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Instead of using the formula $\int f(x)g'(x)dx = f(x)g(x) - \int f'(x)g(x)dx$, would $\int f'(x)g(x)dx = f(x)g(x) - \int f(x)g'(x)dx$ work with solving integration by parts problems? Based on the derivation of this function from the product rule in differentiation, it seems like it would work (since they are equivalent) but the numbers seem to get much uglier (at least, from the problems that I have attempted this secondary formula with).

I tried to solve $\int x\cdot \sin (2x)dx$ in this way, and easily obtained the answer using the regular formula, but the numbers become different as you solve it with the secondary formula.

Thank you!

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I think this should work. But you should differentiate your answer and check whether you get $x\sin{2x}$ – user9413 Jul 3 '11 at 5:28
up vote 2 down vote accepted

There is no a priori preference to one or the other. Simply consider $\int {\sin (2x)x \,dx}$.

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However, for any specific example, you should check which is preferable. In your example of $\int {x\sin (2x)dx}$ it is obvious that the former should be used. – Shai Covo Jul 3 '11 at 5:42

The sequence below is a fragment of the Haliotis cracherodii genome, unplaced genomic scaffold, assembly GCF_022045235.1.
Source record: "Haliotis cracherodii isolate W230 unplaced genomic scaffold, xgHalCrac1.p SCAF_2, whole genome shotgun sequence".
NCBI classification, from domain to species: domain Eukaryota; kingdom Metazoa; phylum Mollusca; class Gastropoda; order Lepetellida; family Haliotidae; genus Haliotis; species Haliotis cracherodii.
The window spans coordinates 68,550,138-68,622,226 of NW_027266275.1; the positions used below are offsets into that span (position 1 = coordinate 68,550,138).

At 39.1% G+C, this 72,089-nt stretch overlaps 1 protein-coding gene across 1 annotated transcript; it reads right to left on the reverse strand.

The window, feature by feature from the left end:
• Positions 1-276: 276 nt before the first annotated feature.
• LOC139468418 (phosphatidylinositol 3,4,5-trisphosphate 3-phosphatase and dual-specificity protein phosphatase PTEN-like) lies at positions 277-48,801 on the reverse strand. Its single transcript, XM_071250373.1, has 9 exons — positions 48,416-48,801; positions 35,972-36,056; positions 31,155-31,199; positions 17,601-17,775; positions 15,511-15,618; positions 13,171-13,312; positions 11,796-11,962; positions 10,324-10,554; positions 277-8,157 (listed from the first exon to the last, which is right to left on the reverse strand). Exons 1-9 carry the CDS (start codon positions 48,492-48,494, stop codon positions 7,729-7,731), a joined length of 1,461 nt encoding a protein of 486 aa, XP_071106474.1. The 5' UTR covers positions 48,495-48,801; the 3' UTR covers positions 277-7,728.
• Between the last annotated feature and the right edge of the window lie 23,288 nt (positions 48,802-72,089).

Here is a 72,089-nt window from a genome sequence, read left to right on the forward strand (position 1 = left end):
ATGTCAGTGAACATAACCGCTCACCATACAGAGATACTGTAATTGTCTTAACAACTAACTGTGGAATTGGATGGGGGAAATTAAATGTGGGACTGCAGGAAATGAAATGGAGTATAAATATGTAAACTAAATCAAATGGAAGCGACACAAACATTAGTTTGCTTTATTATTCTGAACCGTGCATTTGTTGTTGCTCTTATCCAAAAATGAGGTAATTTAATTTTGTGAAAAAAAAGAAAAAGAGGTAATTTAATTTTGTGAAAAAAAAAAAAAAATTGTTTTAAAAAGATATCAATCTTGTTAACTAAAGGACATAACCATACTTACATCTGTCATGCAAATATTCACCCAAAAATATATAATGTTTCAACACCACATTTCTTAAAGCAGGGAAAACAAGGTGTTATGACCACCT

What the post calls two formulas is a single procedure. The real issue is not which "formula" to use. We have to decide the following: "How shall I express the thing I am trying to integrate as a product of two things, one of which I will differentiate, and the other of which I will integrate?" If some term went "down" (differentiate) and another went "up" (integrate), would things look better? Usually what superficially looks good is good. After doing a few dozen well chosen problems, one develops a feel for the structure.

Rules of thumb like the "LIATE" rule are superficially attractive, but in my opinion they cause long term damage.

Many students who are blessed with excellent memories succeed in school math by memorizing rules and examples. As a short term strategy it can work well. If the student needs to get through a math course and go on to do no more mathematics, the strategy may be useful.

But if one will continue to need to use mathematics, the strategy is in the long run disastrous. I have seen many students with high grades in school mathematics get into real difficulties later, because they did not really know the material. All they have is retained is a dimming memory of a jumble of tricks.

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Basically, this should work. But I follow the below rule, for choosing $u$ and $dv$ accordingly

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Thanks! Very useful rule. I appreciate the help. – Arthur Collé Jul 3 '11 at 6:52

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